Nature this week has an excellent summary of the state of the science with regards to possible changes in the ocean thermohaline (or meridional) circulation in the Atlantic and its impact on climate. Even though it quotes a couple of us, it’s still worth reading if you want to understand how results like the Bryden et al paper – that suggested that the Atlantic overturning had reduced by 30% in recent decades – are assimilated into the scientific picture.
The [Bryden et al] result came as a surprise to those in the field. Few scientists had thought that such dramatic slowing of the thermohaline circulation could happen so soon. Models suggest that the increase in fresh water needed for a conveyor shutdown would not be expected without a global warming of 4–5 C; warming in the twentieth century is currently put at 0.6 C (ref. 3). The most complex computer models of the climate and oceans, the sort used to make climate predictions for the Intergovernmental Panel on Climate Change (IPCC), suggest that the flow might be expected to slow by an average of 25% by the end of the twenty-first century, but not to shut down completely.
The reason for this surprise is that other data of relevance, such as the changes in salinity or deep convection or lack of observed cooling in the North Atlantic, aren’t obviously consistent with such a large change:
[Ruth Curry’s] recent analysis of 1950 to 2005 salinity data suggests that 4,000 cubic kilometres — eight times the annual outflow of the Mississippi river — of fresh water have accumulated in the upper ocean layers since the 1960s. “The extra freshwater input is beginning to affect density,” she says. But the amount of fresh water needed to shut down the thermohaline circulation in Rahmstorf ’s comparisons is an order of magnitude greater than the flux reported by Curry, and she agrees that the circulation will not be unduly affected this century. Peter Wadhams, an oceanographer at the University of Cambridge, UK, last year reported a substantial weakening of convection ‘chimneys’ down which surface water flows in the Greenland sea, but it is unknown how much of the observed effect is due to natural variability.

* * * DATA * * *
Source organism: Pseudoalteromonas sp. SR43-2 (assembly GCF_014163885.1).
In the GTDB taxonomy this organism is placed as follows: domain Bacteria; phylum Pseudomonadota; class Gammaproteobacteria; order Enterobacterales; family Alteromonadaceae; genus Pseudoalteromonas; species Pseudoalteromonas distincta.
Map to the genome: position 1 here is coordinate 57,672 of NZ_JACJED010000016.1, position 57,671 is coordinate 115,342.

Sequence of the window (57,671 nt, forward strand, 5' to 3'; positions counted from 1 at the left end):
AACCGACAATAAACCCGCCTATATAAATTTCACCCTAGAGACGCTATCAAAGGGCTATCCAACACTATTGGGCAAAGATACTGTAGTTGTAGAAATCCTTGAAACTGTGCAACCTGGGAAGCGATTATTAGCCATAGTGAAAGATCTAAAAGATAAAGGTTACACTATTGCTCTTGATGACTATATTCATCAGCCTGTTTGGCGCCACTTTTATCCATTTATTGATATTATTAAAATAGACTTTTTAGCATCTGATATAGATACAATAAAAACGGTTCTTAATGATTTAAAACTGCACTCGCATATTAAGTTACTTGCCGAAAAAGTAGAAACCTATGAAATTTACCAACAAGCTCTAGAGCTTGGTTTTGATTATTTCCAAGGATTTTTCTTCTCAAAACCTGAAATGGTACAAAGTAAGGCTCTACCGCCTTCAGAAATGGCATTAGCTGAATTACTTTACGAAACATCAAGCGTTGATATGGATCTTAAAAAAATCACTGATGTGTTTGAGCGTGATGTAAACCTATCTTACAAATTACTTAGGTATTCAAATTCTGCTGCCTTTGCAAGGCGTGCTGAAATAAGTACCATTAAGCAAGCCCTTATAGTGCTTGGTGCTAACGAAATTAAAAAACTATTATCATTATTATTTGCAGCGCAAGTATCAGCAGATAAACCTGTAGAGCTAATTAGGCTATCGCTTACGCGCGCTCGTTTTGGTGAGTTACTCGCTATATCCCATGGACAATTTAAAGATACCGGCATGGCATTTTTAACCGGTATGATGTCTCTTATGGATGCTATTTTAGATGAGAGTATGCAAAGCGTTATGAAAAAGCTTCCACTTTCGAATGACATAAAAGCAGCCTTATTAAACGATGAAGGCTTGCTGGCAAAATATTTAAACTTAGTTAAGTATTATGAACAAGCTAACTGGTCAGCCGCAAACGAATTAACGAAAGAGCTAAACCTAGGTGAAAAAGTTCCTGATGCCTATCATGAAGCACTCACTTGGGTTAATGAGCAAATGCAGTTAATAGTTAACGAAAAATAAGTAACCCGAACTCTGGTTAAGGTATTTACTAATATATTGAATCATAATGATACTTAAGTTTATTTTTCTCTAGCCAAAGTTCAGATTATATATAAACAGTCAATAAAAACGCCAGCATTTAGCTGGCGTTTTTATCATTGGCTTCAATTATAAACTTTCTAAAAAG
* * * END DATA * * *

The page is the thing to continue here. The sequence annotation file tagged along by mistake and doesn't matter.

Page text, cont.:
It is possible that the Bryden result was an unlucky statistical artefact: “The results are based, after all, on just five snapshots of an extremely noisy and under-sampled system,” says Carl Wunsch. His own analysis doesn’t suggest any significant change over the last decade or so (though it’s probably worth pointing out that Wunsch’s opinions of the relative (un)importance of the Atlantic circulation for climate change are probably not (yet?) mainstream in the community).
Everyone quoted is however agreed on one thing: “the notion that [a future change in the themohaline circulation] may trigger a mini ice age is a myth”. The evidence of previous changes for instance at the Younger Dryas or during the 8.2 kyr event is quite strong, and significant coolings were observed particular around the North Atlantic, but even such localised coolings are not predicted to occur if the circulation slows as an effect of global warming.
It is however a complicated business, and the stability of this circulation depends on many aspects of climate that are poorly observed and uncertainly modelled. So it may yet be some time before new observations (such as the permanant monitoring array recently installed along a section of the ocean), better modelling, and a better appreciation of the paleo-climatic data add up to a coherent understanding of this interestingly counter-intuitive aspect of climate change.